Hot Melt Glue Separation

Mike asks,

I have a customer that runs case make up units using a solid set hot melt. As of late we have an issue with the appearance of the seal on the bottom of the carton. When we are using light weight single ply liners the customer is not seeing fibre pull when breaking the bottom flaps apart to check for a bond. They are now considering this test to be a fail. Even though we can do a shake test and it passes. When pulling the cartons apart by hand the strength feels the same if you have fibre pull or not. When we are not seeing fibre pull what you see is the hot melt glue lines on each flap that is stuck to the paper so it looks like the glue came apart in the middle.

Anyway, is there is a tool that we can measure the bond strength on the bottom of a carton?

If glue is remaining on both flaps and is not separating from the paperboard, then the bond between the paperboard and the glue would appear to be good. If we take a lesson from the corrugator, too much glue can be as bad as too little glue. Too much and you risk shear within the glue itself. I’m not positive if the same ‘holds’ true (pun intended) in hot melt. I know too much hot melt can cause a variety of problems, but I’m not sure if shear within the glue is one of them. I’ve reached out to some of my industry contacts and I’m awaiting their input. I’ll update this post as when received.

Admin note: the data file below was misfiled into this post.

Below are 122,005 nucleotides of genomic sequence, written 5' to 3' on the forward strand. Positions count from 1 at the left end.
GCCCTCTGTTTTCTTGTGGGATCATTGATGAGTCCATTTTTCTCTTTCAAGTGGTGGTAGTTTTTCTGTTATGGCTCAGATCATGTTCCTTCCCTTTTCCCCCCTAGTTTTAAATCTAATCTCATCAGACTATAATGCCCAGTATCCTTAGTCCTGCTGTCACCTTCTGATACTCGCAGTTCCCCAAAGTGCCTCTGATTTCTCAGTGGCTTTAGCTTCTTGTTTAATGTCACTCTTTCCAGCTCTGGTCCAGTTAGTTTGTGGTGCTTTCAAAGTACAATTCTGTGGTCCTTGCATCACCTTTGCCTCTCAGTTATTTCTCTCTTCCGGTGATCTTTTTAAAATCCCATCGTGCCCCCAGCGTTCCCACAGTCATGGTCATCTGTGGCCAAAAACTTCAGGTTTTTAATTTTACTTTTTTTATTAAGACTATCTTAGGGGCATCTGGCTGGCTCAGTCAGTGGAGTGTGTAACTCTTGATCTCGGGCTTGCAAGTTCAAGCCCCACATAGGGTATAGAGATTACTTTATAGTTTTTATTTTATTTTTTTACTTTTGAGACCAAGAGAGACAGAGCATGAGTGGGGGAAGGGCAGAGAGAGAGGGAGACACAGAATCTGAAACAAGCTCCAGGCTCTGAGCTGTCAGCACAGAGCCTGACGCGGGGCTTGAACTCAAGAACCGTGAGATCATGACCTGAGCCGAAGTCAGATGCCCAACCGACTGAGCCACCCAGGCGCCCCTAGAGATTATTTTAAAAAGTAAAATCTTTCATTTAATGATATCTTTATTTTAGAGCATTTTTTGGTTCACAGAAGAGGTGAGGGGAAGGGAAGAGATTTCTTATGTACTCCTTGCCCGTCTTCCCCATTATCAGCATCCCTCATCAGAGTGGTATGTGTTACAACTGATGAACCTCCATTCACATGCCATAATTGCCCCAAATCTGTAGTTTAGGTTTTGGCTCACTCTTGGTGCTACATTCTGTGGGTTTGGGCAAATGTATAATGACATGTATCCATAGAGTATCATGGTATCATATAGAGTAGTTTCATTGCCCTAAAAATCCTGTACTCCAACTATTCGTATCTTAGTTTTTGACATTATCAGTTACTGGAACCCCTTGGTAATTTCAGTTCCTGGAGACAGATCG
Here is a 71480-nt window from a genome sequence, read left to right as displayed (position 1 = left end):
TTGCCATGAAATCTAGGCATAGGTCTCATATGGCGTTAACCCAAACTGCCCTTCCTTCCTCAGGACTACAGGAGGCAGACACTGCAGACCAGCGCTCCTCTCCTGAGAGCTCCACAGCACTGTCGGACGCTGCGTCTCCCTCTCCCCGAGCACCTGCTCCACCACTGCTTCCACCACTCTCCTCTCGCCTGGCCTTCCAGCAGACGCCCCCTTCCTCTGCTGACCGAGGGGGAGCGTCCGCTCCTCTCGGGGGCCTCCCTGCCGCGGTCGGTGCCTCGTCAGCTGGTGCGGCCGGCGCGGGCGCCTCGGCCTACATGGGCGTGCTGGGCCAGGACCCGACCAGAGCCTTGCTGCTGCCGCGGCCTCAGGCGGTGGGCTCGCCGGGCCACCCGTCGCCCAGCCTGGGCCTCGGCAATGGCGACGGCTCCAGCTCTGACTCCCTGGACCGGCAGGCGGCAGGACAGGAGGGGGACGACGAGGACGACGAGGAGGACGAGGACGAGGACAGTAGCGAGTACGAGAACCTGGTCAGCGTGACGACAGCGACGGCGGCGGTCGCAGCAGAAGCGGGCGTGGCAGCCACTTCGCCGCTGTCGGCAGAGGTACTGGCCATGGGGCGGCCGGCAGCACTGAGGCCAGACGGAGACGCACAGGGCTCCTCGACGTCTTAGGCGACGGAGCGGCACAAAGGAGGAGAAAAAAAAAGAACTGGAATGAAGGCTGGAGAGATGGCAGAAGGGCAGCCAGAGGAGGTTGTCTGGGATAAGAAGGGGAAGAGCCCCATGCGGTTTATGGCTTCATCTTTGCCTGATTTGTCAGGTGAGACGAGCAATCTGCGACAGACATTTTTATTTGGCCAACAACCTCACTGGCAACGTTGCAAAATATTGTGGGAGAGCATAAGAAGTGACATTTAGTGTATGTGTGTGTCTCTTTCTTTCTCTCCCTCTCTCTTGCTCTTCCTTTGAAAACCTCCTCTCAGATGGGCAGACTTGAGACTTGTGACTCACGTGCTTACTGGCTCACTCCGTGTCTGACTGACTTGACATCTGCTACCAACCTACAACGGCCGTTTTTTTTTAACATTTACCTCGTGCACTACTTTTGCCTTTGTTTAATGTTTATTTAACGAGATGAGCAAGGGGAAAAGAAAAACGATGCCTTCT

I’m not sure if here is an official measuring device. However, I would think that if the box was to hold, say 25 pounds, you could get 25 pounds of weights at the local sporting goods store, place them in the bottom of the box and then somehow suspend the box so the full weight was on the bottom flaps. Perhaps do a few jerk tests where you would quickly lift the box with the weights in it. This would simulate the additional forces of acceleration. If it supports the weight, perhaps your customer would accept this as proof that the bond is sufficient to hold the prescribed weight. Be careful when you are testing.

Okay readers, has anyone else seen this type of separation with hot melt? Do you have any experience or suggestions to pass along?

— Ralph

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One Response to “Hot Melt Glue Separation”

  1. Ralph Says:

    According to Pierce Covert of Glue Machinery Corporation, inconsistent compression can cause this type of hot melt separation. He also adds the type of glue and the application temperature can also contribute to separations of this type. Thank you Pierce.

    I know this doesn’t answer your original question about testing, but perhaps it will provide some direction into finding the source of the problem.

    — Ralph

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